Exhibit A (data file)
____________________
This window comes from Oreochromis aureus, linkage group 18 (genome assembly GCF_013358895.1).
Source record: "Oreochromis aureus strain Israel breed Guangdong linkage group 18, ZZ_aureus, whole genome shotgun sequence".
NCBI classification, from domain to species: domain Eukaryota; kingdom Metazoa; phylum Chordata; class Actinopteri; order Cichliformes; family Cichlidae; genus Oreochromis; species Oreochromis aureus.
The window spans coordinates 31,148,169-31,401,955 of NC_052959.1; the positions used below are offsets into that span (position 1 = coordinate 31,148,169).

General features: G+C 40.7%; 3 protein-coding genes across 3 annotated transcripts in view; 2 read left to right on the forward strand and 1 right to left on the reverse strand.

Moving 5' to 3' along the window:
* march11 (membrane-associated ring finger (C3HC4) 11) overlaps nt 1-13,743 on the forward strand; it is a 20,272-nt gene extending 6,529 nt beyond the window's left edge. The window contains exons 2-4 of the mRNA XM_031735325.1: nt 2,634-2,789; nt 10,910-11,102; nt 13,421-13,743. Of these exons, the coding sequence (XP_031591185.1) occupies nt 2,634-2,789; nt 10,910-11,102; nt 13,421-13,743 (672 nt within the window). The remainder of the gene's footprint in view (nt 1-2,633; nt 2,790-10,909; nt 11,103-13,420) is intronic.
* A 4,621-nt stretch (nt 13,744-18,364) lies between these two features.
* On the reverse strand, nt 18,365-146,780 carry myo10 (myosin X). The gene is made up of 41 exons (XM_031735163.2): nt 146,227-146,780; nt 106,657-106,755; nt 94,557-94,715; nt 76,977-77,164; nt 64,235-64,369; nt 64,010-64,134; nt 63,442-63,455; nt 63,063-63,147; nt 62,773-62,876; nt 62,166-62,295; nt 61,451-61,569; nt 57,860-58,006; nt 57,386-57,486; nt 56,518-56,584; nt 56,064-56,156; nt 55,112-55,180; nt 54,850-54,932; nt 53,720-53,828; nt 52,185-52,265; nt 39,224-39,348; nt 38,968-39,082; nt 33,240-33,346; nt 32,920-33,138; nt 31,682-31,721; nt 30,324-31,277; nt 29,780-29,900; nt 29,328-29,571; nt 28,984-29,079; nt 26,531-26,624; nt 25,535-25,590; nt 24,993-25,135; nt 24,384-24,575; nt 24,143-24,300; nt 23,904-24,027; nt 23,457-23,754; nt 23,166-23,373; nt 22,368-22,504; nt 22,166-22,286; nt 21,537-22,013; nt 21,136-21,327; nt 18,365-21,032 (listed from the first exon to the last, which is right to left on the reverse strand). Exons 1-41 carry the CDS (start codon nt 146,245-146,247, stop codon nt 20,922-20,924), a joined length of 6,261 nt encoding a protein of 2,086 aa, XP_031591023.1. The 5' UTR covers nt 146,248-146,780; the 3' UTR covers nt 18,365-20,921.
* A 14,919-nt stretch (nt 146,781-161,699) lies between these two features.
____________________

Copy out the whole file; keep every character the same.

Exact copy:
This window comes from Oreochromis aureus, linkage group 18 (genome assembly GCF_013358895.1).
Source record: "Oreochromis aureus strain Israel breed Guangdong linkage group 18, ZZ_aureus, whole genome shotgun sequence".
NCBI classification, from domain to species: domain Eukaryota; kingdom Metazoa; phylum Chordata; class Actinopteri; order Cichliformes; family Cichlidae; genus Oreochromis; species Oreochromis aureus.
The window spans coordinates 31,148,169-31,401,955 of NC_052959.1; the positions used below are offsets into that span (position 1 = coordinate 31,148,169).

General features: G+C 40.7%; 3 protein-coding genes across 3 annotated transcripts in view; 2 read left to right on the forward strand and 1 right to left on the reverse strand.

Moving 5' to 3' along the window:
* march11 (membrane-associated ring finger (C3HC4) 11) overlaps nt 1-13,743 on the forward strand; it is a 20,272-nt gene extending 6,529 nt beyond the window's left edge. The window contains exons 2-4 of the mRNA XM_031735325.1: nt 2,634-2,789; nt 10,910-11,102; nt 13,421-13,743. Of these exons, the coding sequence (XP_031591185.1) occupies nt 2,634-2,789; nt 10,910-11,102; nt 13,421-13,743 (672 nt within the window). The remainder of the gene's footprint in view (nt 1-2,633; nt 2,790-10,909; nt 11,103-13,420) is intronic.
* A 4,621-nt stretch (nt 13,744-18,364) lies between these two features.
* On the reverse strand, nt 18,365-146,780 carry myo10 (myosin X). The gene is made up of 41 exons (XM_031735163.2): nt 146,227-146,780; nt 106,657-106,755; nt 94,557-94,715; nt 76,977-77,164; nt 64,235-64,369; nt 64,010-64,134; nt 63,442-63,455; nt 63,063-63,147; nt 62,773-62,876; nt 62,166-62,295; nt 61,451-61,569; nt 57,860-58,006; nt 57,386-57,486; nt 56,518-56,584; nt 56,064-56,156; nt 55,112-55,180; nt 54,850-54,932; nt 53,720-53,828; nt 52,185-52,265; nt 39,224-39,348; nt 38,968-39,082; nt 33,240-33,346; nt 32,920-33,138; nt 31,682-31,721; nt 30,324-31,277; nt 29,780-29,900; nt 29,328-29,571; nt 28,984-29,079; nt 26,531-26,624; nt 25,535-25,590; nt 24,993-25,135; nt 24,384-24,575; nt 24,143-24,300; nt 23,904-24,027; nt 23,457-23,754; nt 23,166-23,373; nt 22,368-22,504; nt 22,166-22,286; nt 21,537-22,013; nt 21,136-21,327; nt 18,365-21,032 (listed from the first exon to the last, which is right to left on the reverse strand). Exons 1-41 carry the CDS (start codon nt 146,245-146,247, stop codon nt 20,922-20,924), a joined length of 6,261 nt encoding a protein of 2,086 aa, XP_031591023.1. The 5' UTR covers nt 146,248-146,780; the 3' UTR covers nt 18,365-20,921.
* A 14,919-nt stretch (nt 146,781-161,699) lies between these two features.